Pat: Geez, and this is neutral? Well this is gonna put a damper on things if your plan was to Account Siphon for days. And if the Corp can muster enough money to play two of them in one turn, that is basically a gone rig. Like with Closed Accounts, I’d say careful timing in the use of this card is going to straight-up win games, and really help you out when you’re behind.
Tom: Bad times come in pairs. Or, rather, they’re good in pairs. But not good times, because this is bad times…you get the idea. Unfortunately, Bad Times suffers similar issues to Scorched Earth in that it will often rot in your hand until you can pull the trigger. Even when you do, it’s doesn’t end the game on the spot. As Pat said being neutral is a huge plus and should get the brewers cooking.
Lin: It feels like an expose support which makes it weird that it’s a Anarch card. It’s still a good card that give you easy ways to check ice without headbutting it early game when most servers still had a single ice.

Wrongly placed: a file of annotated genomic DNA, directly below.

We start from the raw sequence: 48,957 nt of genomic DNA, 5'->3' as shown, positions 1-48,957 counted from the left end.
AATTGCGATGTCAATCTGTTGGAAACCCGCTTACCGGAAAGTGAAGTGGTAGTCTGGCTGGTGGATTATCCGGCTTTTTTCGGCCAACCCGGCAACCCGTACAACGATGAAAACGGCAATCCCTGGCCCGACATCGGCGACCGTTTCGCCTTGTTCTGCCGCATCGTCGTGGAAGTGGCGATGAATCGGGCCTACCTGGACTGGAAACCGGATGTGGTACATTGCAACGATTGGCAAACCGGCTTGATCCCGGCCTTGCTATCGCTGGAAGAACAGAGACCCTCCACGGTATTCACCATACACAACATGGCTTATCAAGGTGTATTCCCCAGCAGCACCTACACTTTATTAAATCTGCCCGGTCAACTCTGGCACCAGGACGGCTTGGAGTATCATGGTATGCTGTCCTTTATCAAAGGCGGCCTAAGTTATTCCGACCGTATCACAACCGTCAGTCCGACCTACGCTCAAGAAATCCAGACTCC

Pat: Sort of a Forged Activation Orders meets Blackmail, tossed into an Anarch stew and served with a side of “play only as your first click” (I’m not good at metaphors, okay). Obviously best for avoiding facechecking nasty ice, but that makes it no good for hitting a scoring remote (since the Corp will just rez their cheap ETR). Which leaves me baffled as to when you’d actually use this… hopefully someone will come up with a good use on release.
Tom: A more expensive and restrictive Forged Activation Orders with a marginal upside. Could save you from a Roto or Jinteki nonsense but nothing that solid play couldn’t. Asking for 3 credits on top of this is a bit of a joke.
Lin: Not a big fan especailly considering it costs MU. I suppose it can make a Corp waste a turn with the purge and gets a mill in with Noise but would an Anarch Virus deck want to force a purge anyway?